Study shows the effects of self-management on chronic pain
Goethe already recognized: "By health I do not mean freedom from impairments, but the strength to live with them". According to a study published by the Medical University of Vienna in autumn 2017, 25 percent of all people in Austria suffer from chronic pain. The 2016 Barmer Krankenkasse medical report also pointed to a steady increase in patients with chronic pain in Germany. A new study from Vienna shows how one's own health literacy can have a positive effect on the perceived pain intensity.
The research team headed by Thomas Dorner from the Center for Public Health at the Medical University of Vienna examined the extent to which holistic patient self-management affects chronic pain. The results were clear: a higher level of health literacy is associated with a more positive course of chronic pain. Health literacy refers to the ability of a person to find, process and use health-related information and offers both in the personal area and with medical support. The results of the study were published in the “Wiener clinical weekly”.
Even is the person with chronic pain
According to Dorner, a higher level of personal health literacy in patients with chronic pain is associated with less disability from the pain. "Increasing health literacy across the population is a powerful tool that can help prevent chronic pain," Dorner said in a press release from the university about the study results. Pain intensity and quality of life restrictions can be reduced and unnecessary medical measures due to pain can be avoided. This also includes maintaining social contacts so as not to end up in isolation. The development of psychological coping resources is also conducive to coping with pain.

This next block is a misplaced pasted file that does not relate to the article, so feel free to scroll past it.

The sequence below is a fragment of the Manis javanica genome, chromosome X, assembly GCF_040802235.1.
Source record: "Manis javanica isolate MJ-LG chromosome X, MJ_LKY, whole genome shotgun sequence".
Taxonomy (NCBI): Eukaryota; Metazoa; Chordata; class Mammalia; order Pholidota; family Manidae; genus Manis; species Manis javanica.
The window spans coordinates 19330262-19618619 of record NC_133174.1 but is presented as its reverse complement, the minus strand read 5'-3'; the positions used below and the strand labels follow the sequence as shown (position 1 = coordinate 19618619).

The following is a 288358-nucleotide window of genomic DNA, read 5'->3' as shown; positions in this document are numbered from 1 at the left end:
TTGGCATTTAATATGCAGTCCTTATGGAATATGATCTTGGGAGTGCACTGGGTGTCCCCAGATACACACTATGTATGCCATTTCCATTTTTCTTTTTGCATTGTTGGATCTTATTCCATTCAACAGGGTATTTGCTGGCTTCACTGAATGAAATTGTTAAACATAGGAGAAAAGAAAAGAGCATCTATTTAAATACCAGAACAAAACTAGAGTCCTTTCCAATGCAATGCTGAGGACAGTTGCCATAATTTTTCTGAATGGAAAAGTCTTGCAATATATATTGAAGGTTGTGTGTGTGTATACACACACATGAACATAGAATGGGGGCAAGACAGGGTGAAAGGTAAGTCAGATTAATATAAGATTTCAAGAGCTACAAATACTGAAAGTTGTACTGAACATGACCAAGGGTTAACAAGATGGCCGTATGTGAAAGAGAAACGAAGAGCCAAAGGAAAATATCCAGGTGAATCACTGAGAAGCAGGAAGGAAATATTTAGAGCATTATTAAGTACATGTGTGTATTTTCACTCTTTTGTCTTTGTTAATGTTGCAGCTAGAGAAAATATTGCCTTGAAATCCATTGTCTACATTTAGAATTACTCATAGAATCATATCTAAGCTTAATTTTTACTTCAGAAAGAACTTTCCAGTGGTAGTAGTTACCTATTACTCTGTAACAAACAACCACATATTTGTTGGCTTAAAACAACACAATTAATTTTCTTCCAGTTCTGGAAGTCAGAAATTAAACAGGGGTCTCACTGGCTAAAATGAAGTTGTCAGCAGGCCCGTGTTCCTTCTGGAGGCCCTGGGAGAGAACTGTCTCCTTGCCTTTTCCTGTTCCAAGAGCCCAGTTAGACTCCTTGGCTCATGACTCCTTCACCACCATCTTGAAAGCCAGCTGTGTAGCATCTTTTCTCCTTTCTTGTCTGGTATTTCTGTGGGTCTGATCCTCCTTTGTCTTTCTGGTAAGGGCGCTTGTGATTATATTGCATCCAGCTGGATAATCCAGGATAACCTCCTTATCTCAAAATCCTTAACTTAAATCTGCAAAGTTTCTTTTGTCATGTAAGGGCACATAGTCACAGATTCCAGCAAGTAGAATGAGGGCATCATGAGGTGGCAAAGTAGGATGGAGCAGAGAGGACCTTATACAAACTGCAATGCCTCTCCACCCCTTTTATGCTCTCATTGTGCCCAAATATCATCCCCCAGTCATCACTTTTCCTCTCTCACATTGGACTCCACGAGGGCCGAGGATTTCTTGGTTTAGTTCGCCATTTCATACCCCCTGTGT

Chronic pain is complex
The treatment of chronic pain is not just limited to pain. According to the medical experts, chronic pain is complex and includes biological, psychological and social aspects. Depression, sleep disorders, impairments in sex life and other consequences in private and work life are common side effects of chronic pain.
The downward spiral of pain
"Many people with chronic pain are not looking for professional help and do not have the necessary skills in self-management," explains Dorner. This starts a dramatic spiral turning downwards. The person concerned goes into work without therapy with pain, makes mistakes and can no longer work properly. As a consequence, he loses his job, the social contacts that are mostly associated with it, and his self-esteem. Total isolation followed. All of these problems would add to the chronic pain.
More management than healing
Dorner emphasizes that many of the additional restrictions that chronic pain bring with it need to be "managed" rather than cured. "Chronic pain therefore often requires patient-centered, personalized, integrated care with multi-professional teams, in which the patient and not the illness is the focus of treatment," summarizes Dorner. With the help of perfect self-management, the patient himself can also be an equal part of this team. (vb)